Rough-sawn cedar clads Whidbey Dogtrot house in Washington by SHED
The project, called Whidbey Dogtrot, is named after its location on Whidbey Island, which lies just north of Seattle. The single-story dwelling is perched on a bluff overlooking the Puget Sound.
The project was designed by Seattle’s SHED Architecture and Design for a couple who are transitioning into retirement. They desired a compact, low-maintenance home that embraces its picturesque setting.
“In addition, the home needed space for guests, visits from adult children, hobbies, music and a home office,” the team said.
For inspiration, the architects looked to the dogtrot-style house, which features a central breezeway covered by a roof.
They conceived a low-lying home made up of two rectangular volumes flanking an open-ended passage, where the front door and a wooden bench are located. The building is topped with a black, standing-seam metal roof.
Exterior walls are clad in rough-cut, western red cedar with a semi-transparent black stain.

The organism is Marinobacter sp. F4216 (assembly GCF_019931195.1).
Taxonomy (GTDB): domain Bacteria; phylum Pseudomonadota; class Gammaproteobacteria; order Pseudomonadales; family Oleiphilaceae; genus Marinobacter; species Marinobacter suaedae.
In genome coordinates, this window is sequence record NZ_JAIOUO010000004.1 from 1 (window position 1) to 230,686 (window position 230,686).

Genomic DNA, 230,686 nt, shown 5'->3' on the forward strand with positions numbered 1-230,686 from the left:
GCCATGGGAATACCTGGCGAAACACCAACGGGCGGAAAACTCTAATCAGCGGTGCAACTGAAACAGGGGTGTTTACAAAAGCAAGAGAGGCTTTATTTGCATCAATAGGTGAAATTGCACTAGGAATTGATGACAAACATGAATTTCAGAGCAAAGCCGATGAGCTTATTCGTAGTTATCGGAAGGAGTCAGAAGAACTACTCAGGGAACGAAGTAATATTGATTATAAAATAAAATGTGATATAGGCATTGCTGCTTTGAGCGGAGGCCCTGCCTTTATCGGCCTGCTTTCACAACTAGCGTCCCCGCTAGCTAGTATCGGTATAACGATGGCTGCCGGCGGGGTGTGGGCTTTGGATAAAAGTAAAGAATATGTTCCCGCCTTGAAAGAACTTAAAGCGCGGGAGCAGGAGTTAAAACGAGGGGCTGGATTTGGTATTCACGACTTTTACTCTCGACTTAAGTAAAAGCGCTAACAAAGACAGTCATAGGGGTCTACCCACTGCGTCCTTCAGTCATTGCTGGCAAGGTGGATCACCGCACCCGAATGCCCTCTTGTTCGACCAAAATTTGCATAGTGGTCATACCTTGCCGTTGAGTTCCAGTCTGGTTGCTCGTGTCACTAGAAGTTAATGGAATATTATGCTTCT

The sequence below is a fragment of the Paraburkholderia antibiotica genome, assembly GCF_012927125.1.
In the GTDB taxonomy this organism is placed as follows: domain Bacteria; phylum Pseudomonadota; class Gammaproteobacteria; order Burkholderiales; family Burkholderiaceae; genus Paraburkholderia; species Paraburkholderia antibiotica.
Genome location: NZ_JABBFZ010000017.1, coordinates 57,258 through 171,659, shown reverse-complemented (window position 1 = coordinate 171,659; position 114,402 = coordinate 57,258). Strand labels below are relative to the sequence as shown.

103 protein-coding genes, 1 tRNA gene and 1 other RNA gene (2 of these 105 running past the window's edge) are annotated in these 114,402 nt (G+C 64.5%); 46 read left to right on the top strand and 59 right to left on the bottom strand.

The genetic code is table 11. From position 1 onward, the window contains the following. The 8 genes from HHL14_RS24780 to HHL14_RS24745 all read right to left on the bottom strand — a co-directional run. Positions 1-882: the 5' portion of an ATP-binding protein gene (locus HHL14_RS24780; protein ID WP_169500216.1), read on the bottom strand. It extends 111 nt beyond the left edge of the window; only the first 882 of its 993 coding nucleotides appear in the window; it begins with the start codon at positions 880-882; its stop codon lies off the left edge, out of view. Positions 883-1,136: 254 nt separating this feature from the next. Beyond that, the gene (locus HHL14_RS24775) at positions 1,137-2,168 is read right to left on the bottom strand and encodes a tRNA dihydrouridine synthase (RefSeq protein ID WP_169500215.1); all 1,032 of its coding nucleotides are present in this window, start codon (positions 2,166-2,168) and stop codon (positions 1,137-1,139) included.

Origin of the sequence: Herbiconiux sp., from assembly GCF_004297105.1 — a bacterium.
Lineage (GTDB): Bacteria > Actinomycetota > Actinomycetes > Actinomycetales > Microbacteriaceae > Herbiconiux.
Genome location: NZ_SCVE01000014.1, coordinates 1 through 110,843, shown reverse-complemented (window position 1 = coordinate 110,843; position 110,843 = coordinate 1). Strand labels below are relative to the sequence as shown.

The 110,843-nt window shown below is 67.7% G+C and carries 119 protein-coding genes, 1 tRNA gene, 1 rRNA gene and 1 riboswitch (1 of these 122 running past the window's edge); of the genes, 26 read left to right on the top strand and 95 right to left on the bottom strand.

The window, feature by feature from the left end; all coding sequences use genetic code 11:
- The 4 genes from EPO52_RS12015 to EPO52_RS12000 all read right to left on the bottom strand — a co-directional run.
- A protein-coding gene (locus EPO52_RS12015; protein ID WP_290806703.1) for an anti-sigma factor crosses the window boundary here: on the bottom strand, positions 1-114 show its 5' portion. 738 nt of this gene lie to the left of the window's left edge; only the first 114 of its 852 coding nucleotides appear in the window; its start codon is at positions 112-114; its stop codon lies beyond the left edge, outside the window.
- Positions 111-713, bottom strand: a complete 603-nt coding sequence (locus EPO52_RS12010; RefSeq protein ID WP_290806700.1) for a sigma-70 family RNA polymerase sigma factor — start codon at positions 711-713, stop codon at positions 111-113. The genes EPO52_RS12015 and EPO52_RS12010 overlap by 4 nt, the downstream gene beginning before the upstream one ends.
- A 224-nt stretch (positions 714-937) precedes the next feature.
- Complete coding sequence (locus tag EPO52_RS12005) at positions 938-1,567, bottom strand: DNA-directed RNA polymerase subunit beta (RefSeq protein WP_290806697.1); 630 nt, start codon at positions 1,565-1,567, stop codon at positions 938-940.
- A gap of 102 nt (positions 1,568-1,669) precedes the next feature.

To ensure privacy, the team limited the amount of apertures on the front elevation, which faces west. The home opens up on the east, where large stretches of glass offer sweeping views of the landscape.
One side of the house contains the primary living quarters, which total 915 square feet (85 square metres). This area encompasses an open space for cooking, dining and lounging, along with a bedroom suite and reading nook.
The other side holds a 281-square-foot (26-square-metre) flex space and bathroom.
Throughout the dwelling, the team incorporated neutral colours and contemporary decor. Interior finishes include pale wooden cabinetry, creamy white walls and concrete flooring. Heat is provided by a hydronic system.
“The home is thoughtfully designed to make the most of its square footage,” the architects said. “The result is a modest and functional dwelling strongly anchored to its site.”
Other projects by SHED include a sustainable Seattle home that was influenced by circus tents and Japanese design, and the conversion of a horse stable into a studio and guesthouse.
The photography is by Rafael Soldi.